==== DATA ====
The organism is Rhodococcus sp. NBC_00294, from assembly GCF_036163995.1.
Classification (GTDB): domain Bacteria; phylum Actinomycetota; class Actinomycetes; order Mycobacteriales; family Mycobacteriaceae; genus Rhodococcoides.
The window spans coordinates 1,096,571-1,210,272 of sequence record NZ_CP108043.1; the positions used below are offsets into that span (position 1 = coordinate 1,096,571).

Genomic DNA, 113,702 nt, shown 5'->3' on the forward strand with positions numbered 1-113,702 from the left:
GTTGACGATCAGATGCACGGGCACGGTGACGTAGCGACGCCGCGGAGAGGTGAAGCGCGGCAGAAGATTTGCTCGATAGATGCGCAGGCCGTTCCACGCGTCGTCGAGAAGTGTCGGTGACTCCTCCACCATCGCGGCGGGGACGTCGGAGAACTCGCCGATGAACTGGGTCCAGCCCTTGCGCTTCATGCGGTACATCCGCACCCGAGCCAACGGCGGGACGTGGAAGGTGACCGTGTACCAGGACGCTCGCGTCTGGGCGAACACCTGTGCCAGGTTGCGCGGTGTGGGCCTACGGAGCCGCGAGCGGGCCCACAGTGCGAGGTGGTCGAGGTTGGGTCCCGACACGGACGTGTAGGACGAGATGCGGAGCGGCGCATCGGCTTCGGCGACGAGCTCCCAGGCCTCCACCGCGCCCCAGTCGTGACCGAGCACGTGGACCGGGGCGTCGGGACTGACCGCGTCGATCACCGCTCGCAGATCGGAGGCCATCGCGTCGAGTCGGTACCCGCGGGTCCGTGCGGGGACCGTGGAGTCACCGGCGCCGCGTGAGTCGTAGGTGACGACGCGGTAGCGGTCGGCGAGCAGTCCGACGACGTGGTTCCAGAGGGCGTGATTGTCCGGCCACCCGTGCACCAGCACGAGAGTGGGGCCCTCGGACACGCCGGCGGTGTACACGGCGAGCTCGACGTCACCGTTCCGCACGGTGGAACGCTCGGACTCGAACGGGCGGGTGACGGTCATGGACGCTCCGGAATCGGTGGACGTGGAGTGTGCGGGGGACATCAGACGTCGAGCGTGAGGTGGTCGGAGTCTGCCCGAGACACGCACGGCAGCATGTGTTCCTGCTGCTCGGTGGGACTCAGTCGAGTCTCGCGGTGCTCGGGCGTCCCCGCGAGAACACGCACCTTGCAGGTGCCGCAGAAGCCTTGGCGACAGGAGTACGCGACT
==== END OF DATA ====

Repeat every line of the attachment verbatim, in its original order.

The organism is Rhodococcus sp. NBC_00294, from assembly GCF_036163995.1.
Classification (GTDB): domain Bacteria; phylum Actinomycetota; class Actinomycetes; order Mycobacteriales; family Mycobacteriaceae; genus Rhodococcoides.
The window spans coordinates 1,096,571-1,210,272 of sequence record NZ_CP108043.1; the positions used below are offsets into that span (position 1 = coordinate 1,096,571).

Genomic DNA, 113,702 nt, shown 5'->3' on the forward strand with positions numbered 1-113,702 from the left:
GTTGACGATCAGATGCACGGGCACGGTGACGTAGCGACGCCGCGGAGAGGTGAAGCGCGGCAGAAGATTTGCTCGATAGATGCGCAGGCCGTTCCACGCGTCGTCGAGAAGTGTCGGTGACTCCTCCACCATCGCGGCGGGGACGTCGGAGAACTCGCCGATGAACTGGGTCCAGCCCTTGCGCTTCATGCGGTACATCCGCACCCGAGCCAACGGCGGGACGTGGAAGGTGACCGTGTACCAGGACGCTCGCGTCTGGGCGAACACCTGTGCCAGGTTGCGCGGTGTGGGCCTACGGAGCCGCGAGCGGGCCCACAGTGCGAGGTGGTCGAGGTTGGGTCCCGACACGGACGTGTAGGACGAGATGCGGAGCGGCGCATCGGCTTCGGCGACGAGCTCCCAGGCCTCCACCGCGCCCCAGTCGTGACCGAGCACGTGGACCGGGGCGTCGGGACTGACCGCGTCGATCACCGCTCGCAGATCGGAGGCCATCGCGTCGAGTCGGTACCCGCGGGTCCGTGCGGGGACCGTGGAGTCACCGGCGCCGCGTGAGTCGTAGGTGACGACGCGGTAGCGGTCGGCGAGCAGTCCGACGACGTGGTTCCAGAGGGCGTGATTGTCCGGCCACCCGTGCACCAGCACGAGAGTGGGGCCCTCGGACACGCCGGCGGTGTACACGGCGAGCTCGACGTCACCGTTCCGCACGGTGGAACGCTCGGACTCGAACGGGCGGGTGACGGTCATGGACGCTCCGGAATCGGTGGACGTGGAGTGTGCGGGGGACATCAGACGTCGAGCGTGAGGTGGTCGGAGTCTGCCCGAGACACGCACGGCAGCATGTGTTCCTGCTGCTCGGTGGGACTCAGTCGAGTCTCGCGGTGCTCGGGCGTCCCCGCGAGAACACGCACCTTGCAGGTGCCGCAGAAGCCTTGGCGACAGGAGTACGCGACT